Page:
9th Circuit Court of Appeals Reinstates Clinton-era Roadless Rule
August 5, 2009The US Appeals Court for the Ninth Circuit reinstated the 2001 Clinton-era Roadless Rule, barring development in "roadless" areas of national forests in many of the Western states.
The ruling exempts Idaho and the Tongass National Forest in Alaska. Idaho created its own roadless plan and the Tongass National Forest was exempt from the initial plan.
The Ninth Circuit issued their ruling on Wednesday, August 5, 2009, but the ruling may only be temporary.
US District Judge Clarence Brimmer in Wyoming ruled on August 12, 2008, that the Roadless Rule was illegal. He ruled the federal government did not follow National Environmental Policy Act (NEPA) standards. Brimmer concluded the federal government did not adequately include effected states, did not offer alternatives unless they included a ban on roadbuilding, and the outcome was predetermined, among other problems.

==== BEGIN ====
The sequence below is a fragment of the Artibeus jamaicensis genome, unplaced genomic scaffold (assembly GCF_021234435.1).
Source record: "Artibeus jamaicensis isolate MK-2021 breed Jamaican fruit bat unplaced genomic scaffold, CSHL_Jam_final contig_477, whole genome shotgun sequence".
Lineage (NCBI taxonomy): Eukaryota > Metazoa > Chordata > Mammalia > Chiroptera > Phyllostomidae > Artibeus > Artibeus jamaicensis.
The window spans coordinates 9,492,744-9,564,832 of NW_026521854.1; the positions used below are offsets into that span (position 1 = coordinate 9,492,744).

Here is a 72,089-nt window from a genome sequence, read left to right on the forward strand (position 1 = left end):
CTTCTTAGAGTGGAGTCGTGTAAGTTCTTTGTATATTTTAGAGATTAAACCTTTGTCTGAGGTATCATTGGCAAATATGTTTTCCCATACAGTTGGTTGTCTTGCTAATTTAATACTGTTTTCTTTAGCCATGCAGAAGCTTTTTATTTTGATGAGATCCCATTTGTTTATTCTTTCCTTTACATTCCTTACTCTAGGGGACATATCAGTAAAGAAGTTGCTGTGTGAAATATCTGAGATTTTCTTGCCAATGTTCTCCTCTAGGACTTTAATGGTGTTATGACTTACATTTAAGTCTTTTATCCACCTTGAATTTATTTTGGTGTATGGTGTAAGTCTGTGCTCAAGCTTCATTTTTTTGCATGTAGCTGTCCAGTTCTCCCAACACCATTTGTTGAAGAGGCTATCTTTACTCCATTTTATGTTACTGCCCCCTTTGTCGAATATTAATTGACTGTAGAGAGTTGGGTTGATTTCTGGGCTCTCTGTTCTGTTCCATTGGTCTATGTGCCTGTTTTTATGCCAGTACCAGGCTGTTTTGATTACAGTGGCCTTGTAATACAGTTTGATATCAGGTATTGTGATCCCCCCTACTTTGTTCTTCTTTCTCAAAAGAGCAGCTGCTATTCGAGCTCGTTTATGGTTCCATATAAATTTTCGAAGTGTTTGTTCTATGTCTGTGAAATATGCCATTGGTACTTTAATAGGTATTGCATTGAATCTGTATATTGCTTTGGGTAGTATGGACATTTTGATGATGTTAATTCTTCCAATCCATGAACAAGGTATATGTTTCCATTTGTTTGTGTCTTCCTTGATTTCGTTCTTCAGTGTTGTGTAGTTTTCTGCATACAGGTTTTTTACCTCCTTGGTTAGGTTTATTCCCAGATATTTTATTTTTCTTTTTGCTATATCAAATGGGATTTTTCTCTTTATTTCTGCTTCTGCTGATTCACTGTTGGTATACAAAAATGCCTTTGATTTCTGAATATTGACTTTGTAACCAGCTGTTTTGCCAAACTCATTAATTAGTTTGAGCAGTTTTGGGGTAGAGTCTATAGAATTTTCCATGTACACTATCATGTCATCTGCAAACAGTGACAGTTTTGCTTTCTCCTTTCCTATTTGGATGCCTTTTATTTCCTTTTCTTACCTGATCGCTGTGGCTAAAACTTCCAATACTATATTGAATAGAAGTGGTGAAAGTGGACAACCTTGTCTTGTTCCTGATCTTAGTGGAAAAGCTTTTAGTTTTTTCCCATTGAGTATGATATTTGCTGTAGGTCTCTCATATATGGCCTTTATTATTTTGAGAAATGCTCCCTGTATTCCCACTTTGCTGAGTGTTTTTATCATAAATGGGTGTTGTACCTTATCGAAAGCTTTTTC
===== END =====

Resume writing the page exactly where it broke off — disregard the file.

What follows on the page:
The Wyoming case is currently being appealed by environmental groups. Now there are two conflicting rulings on the same case in different parts of the country. The case may have to go all the way to the Supreme Court before it is completely settled.
The Ninth Circuit ruling has not yet been published. When it is, we will attach a link to it here.
The Wyoming case can be found on our website here: State of Wyoming & Colorado Mining Association v. United Stated Department of Agriculture (.pdf file)
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